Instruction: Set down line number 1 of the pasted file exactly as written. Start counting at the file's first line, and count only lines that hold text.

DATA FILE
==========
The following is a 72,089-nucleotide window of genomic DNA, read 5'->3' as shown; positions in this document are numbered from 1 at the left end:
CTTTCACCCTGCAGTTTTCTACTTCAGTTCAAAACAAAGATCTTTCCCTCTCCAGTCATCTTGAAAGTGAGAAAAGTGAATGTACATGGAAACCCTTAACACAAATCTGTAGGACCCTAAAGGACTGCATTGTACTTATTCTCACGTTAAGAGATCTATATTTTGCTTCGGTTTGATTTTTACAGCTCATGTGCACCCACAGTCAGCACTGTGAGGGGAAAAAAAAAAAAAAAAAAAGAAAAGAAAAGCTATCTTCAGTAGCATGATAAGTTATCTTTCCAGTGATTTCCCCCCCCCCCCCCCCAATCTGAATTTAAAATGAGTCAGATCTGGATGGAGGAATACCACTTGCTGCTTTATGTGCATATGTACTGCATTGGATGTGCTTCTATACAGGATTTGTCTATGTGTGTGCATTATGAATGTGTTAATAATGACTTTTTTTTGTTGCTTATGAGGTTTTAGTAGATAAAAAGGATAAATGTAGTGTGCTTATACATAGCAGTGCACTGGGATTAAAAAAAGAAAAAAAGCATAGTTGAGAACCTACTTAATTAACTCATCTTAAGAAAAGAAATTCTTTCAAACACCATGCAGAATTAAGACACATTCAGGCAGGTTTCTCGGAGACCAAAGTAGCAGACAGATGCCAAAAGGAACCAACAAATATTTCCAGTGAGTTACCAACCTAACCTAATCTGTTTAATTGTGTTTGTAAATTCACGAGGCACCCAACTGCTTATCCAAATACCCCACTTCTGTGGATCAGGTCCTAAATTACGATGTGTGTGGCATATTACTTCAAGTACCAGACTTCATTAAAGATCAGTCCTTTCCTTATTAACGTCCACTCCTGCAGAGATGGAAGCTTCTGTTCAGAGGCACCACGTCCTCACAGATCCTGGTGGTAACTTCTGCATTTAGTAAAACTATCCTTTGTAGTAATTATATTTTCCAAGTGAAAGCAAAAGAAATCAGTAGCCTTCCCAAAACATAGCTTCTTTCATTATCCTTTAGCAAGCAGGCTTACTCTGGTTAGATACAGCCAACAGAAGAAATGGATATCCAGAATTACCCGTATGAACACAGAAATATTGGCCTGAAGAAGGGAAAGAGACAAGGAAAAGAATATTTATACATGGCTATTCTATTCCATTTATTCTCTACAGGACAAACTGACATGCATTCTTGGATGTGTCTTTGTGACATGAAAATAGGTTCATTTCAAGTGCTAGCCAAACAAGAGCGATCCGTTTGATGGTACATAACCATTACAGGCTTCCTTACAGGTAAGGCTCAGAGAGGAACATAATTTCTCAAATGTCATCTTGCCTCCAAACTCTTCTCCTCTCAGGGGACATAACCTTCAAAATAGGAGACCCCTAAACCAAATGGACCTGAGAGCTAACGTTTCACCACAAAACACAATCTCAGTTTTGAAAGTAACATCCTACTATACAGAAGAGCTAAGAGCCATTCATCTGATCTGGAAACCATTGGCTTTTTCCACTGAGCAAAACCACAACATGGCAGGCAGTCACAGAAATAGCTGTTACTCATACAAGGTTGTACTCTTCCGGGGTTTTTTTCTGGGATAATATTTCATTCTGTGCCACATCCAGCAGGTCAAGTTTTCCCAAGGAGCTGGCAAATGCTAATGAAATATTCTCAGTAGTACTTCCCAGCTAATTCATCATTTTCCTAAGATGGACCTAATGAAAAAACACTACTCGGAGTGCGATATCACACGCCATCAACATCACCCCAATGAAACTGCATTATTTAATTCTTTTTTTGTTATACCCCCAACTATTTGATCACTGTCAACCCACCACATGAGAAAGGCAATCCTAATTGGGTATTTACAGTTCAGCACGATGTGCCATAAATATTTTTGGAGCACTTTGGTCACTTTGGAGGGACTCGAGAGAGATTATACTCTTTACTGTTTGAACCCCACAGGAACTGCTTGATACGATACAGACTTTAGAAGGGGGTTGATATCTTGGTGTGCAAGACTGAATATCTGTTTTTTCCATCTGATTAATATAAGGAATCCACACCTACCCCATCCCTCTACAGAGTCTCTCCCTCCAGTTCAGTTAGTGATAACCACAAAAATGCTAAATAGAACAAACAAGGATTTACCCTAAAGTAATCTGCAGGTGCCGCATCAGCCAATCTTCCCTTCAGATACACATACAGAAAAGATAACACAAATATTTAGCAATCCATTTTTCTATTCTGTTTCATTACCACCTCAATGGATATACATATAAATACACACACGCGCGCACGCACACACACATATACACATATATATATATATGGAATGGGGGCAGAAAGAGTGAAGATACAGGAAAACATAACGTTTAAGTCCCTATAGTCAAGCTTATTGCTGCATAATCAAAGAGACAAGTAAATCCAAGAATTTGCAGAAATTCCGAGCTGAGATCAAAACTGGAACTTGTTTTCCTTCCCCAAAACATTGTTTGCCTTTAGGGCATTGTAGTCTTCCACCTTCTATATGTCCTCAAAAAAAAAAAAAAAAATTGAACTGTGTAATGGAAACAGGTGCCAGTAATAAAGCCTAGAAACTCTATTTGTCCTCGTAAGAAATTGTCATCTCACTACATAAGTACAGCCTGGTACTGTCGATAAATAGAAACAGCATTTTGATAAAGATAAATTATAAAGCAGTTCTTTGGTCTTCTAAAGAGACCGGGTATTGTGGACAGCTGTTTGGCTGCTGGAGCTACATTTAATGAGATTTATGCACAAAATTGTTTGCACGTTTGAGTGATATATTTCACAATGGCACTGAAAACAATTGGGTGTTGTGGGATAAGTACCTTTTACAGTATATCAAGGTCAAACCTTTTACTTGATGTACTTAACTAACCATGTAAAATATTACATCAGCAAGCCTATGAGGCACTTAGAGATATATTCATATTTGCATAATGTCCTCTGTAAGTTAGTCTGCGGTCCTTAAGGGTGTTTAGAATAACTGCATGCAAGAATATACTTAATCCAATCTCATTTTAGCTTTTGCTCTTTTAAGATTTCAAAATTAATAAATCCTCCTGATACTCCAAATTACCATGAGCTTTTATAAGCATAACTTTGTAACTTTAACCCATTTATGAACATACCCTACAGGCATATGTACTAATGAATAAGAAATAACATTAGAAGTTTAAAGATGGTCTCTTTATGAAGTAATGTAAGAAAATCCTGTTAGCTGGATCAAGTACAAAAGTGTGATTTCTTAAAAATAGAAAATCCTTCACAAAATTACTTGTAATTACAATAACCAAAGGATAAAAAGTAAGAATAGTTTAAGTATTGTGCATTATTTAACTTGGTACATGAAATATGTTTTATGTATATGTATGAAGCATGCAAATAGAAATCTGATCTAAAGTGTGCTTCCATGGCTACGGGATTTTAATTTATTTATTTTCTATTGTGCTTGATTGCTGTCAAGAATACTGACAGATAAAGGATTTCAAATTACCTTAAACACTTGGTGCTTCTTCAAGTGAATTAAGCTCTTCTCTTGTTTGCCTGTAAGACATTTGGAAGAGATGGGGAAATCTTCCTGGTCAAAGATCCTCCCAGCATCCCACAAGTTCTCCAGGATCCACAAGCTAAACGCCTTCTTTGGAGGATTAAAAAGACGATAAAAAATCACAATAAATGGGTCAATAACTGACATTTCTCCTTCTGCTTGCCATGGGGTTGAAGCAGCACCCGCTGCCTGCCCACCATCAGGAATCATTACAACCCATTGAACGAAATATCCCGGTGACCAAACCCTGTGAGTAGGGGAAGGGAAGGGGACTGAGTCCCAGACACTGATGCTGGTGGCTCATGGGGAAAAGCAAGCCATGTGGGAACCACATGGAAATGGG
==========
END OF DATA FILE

The following is a 72,089-nucleotide window of genomic DNA, read 5'->3' as shown; positions in this document are numbered from 1 at the left end: